Activists Discuss Mass Incarceration Crisis at Center for the Study of Race, Politics, and Culture

Both speakers pointed to the need to “contextualize, humanize, and render legible,” the complex network of forces, interacting in compounding ways, that serves to maintain oppression.

By Adrian Rucker, Deputy Arts Editor

CW: Sexual and reproductive violence, physical abuse, incarceration

What is the role of artists and writers in contemporary social justice? The question was central to “Literature for Justice,” a conversation hosted by the Center for the Study of Race, Politics, and Culture, in collaboration with the Human Rights Lab at the Pozen Center, the School of Social Service Administration, and the National Book Foundation. With such a dizzying array of sponsors, it would have been easy for the talk to be unfocused, delivering platitudes and buzzwords like “criminal justice reform,” while ultimately saying little of substance. Instead, author-activists James Kilgore and Robin Levi, expertly moderated by Sergio De La Pava, engaged in meaningful and productive discourse regarding the nature of our mass incarceration crisis, its underlying intentionality, and how it can be disrupted. 

Kilgore’s book, Understanding Mass Incarceration: A People’s Guide to the Key Civil Rights Struggle of Our Time, emphasizes the historical circumstances and ideological justifications for increasing the prison population seven times over since the 1970s, even in the face of significant decreases in violent crime during the same period. In a passionate speech, Kilgore defined mass incarceration not solely by the number of people in prison, but also by an ideology that solves social problems through punishment. He points to the rise of extreme individualist mindsets and the precipitation of global capitalism’s influence in detaching us from the problems we create. The University of Chicago did not escape his sights either, as his criticism of the University’s relationship with its surrounding community was met with raucous applause from the audience. His current activism revolves around instituting parole in Illinois, a system which currently does not exist, and the issue of electronic monitoring of inmates after sentences have been served, which makes reacclimating back into mainstream society all the more difficult.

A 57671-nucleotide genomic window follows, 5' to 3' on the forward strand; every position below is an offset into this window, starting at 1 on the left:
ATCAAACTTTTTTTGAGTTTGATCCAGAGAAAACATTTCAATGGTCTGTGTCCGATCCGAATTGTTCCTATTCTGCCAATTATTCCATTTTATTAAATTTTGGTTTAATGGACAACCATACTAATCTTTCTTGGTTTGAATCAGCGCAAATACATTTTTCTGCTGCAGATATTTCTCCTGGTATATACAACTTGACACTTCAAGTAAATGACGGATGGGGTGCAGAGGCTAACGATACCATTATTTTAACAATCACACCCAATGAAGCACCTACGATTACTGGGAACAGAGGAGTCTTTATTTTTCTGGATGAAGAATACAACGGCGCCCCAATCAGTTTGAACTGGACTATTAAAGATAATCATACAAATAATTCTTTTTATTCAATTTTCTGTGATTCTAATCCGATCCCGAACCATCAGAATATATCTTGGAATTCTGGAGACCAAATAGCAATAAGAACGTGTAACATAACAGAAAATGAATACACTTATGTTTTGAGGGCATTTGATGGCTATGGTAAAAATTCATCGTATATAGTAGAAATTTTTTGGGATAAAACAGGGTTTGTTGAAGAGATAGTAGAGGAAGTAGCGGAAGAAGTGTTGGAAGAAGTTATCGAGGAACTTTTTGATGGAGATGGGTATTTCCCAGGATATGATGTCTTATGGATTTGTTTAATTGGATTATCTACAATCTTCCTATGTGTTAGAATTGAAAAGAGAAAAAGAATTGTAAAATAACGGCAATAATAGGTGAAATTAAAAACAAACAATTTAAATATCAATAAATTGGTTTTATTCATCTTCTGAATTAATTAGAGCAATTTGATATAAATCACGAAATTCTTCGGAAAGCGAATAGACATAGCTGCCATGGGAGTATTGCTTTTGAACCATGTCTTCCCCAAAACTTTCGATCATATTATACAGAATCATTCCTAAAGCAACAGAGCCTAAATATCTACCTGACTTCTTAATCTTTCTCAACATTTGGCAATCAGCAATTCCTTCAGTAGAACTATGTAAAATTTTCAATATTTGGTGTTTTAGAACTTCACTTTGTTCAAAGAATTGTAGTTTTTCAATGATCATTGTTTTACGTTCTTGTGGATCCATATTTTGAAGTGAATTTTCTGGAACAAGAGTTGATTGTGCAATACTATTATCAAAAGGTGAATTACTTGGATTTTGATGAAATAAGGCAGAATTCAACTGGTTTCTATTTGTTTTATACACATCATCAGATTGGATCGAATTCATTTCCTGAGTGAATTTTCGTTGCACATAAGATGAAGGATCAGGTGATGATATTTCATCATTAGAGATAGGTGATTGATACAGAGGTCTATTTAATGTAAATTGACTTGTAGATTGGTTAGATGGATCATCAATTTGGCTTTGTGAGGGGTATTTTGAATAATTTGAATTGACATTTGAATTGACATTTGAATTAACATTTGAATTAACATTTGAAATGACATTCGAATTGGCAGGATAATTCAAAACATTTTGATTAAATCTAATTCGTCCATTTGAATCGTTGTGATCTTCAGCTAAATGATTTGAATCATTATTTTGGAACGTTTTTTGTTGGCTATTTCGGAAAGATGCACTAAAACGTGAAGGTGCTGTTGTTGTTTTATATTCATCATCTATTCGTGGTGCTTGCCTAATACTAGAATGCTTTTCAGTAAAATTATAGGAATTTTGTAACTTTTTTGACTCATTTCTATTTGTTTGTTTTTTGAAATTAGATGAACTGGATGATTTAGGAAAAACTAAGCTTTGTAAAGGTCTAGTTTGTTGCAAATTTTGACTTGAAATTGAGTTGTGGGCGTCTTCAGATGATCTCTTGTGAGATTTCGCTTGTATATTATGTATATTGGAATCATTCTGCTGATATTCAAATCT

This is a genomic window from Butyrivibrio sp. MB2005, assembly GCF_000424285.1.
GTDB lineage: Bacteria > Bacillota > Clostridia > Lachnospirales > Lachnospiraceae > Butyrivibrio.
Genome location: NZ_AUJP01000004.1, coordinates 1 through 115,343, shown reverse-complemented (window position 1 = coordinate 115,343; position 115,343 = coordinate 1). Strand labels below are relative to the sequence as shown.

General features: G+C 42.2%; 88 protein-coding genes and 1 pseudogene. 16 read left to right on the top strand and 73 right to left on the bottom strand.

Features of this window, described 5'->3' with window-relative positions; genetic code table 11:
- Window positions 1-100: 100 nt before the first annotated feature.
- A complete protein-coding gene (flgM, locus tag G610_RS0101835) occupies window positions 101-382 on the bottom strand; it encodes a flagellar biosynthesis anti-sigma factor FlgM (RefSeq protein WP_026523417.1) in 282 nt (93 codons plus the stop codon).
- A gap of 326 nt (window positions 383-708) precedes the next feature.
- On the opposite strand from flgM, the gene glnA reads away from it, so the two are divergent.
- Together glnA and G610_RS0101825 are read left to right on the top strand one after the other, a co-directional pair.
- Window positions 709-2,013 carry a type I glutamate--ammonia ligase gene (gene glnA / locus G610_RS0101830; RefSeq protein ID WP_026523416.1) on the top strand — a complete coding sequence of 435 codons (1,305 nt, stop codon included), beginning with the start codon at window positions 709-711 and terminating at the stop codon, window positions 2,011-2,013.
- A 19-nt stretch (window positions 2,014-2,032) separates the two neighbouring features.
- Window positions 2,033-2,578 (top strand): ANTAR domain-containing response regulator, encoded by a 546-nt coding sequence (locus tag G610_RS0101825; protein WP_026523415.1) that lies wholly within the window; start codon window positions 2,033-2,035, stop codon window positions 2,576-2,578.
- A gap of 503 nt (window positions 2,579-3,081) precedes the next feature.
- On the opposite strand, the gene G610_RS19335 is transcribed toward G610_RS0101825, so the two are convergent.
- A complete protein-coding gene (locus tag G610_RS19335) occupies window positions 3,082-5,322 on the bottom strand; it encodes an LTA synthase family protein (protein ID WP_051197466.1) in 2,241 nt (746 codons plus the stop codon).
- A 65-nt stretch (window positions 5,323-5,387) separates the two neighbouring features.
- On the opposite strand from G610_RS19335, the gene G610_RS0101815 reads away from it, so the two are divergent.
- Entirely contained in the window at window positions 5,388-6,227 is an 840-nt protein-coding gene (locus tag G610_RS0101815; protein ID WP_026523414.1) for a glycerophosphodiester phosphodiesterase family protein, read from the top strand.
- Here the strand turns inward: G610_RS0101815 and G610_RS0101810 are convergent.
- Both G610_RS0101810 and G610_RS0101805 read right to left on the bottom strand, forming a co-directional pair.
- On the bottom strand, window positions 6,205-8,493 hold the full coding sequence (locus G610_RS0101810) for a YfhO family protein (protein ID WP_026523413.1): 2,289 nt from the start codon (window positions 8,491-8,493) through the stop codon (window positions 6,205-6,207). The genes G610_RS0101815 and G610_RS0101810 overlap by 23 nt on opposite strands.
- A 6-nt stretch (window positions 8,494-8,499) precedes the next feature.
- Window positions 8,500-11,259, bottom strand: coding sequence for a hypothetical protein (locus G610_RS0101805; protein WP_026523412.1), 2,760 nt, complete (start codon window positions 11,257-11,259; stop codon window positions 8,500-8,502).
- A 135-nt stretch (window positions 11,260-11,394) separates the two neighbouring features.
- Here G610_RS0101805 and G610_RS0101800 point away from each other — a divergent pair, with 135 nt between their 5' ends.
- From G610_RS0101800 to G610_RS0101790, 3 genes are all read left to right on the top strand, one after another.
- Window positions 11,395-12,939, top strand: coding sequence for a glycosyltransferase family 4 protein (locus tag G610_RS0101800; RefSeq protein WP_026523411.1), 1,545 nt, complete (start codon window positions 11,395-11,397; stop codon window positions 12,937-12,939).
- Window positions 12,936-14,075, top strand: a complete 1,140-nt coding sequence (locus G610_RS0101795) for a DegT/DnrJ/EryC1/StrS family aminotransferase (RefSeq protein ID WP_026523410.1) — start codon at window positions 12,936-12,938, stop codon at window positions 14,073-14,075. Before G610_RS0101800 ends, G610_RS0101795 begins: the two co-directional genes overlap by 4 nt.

Levi (and fellow activist Ayelet Waldman)’s anthology project, Inside This Place, Not of It: Narratives from Women’s Prisons, takes a different approach. Compiling the tales of 13 individuals in women’s prisons, Levi’s work acts not only to make injustice visible, but to tell the full stories of those who are incarcerated, along with those of their families. Throughout the book, one finds instances of childhood sexual assault, unconscious and non-consensual medical operations carried out on women’s bodies by sinister prison doctors, and physical abuse. But, the collection is underpinned by the sense of strength and support those in prison have for one another. These stories do not serve merely as disaster porn, designed to make the upper class feel like they have a finger on the pulse of America’s injustices. Rather, the book has the remarkable ability to grant an authentic voice to our society’s most disenfranchised, to exhibit the intense interpersonal bonds they create with each other, and to connect their issues to a broader struggle for justice. 

Both speakers pointed to the need to “contextualize, humanize, and render legible” the complex network of forces that serves to maintain oppression. The lived experiences of those who have gone through the carceral system exist, whether or not they are placed in the public eye, and making those experiences widely known is essential. But sharing stories is only the first part of the speakers’ project: The second part is making available the analytical tools needed to unpack the systems that perpetuate injustice. In order to resist those who benefit from incarceration, they say we need a broad abolitionist social movement.  

Both speakers spoke favorably of prison abolition, the idea that punitive incarceration is morally wrong and fails to serve the needs of both incarcerated individuals’ relational spheres and of society at large. The goal of their conception of the movement is not to unleash all prisoners into society with no regard for the consequences. Rather, their immediate goal is to assert the fundamental humanity of “low-hanging fruit”: victims of the war on drugs and criminalized poverty, the mentally ill, and those who commit crimes of survival. And, once we affirm their freedom, we can evaluate how we treat more serious offenses. They argue that this cannot happen without transforming how we think about justice and creating a functioning system of social support that decreases the desperation and alienation that leads to criminal activity. 

Towards the end of the conversation, one audience member asked about how alternatives to incarceration would deal with those conceivably beyond criminal maliciousness, citing the senseless violence carried out by Dylann Roof, Charles Manson, and John Wayne Gacy. In an answer that concisely encapsulated the goals of many involved in abolitionist movements, Levi replied, “I’d throw a party the size of a wedding if we were at the point where I had to worry about what to do with John Wayne Gacy.” 

Circling back to the intersection between literature and justice, seemingly disparate discussions about the creation of a more equitable society coalesced into a poignant central theme: literature is crucial because it allows us to rethink false narratives about the past and gives us a means by which we can imagine the future. This future is one in which we craft our social institutions out of empathy and solidarity, where oppressive systems are dismantled, and where freedom is more than just an abstract ideal.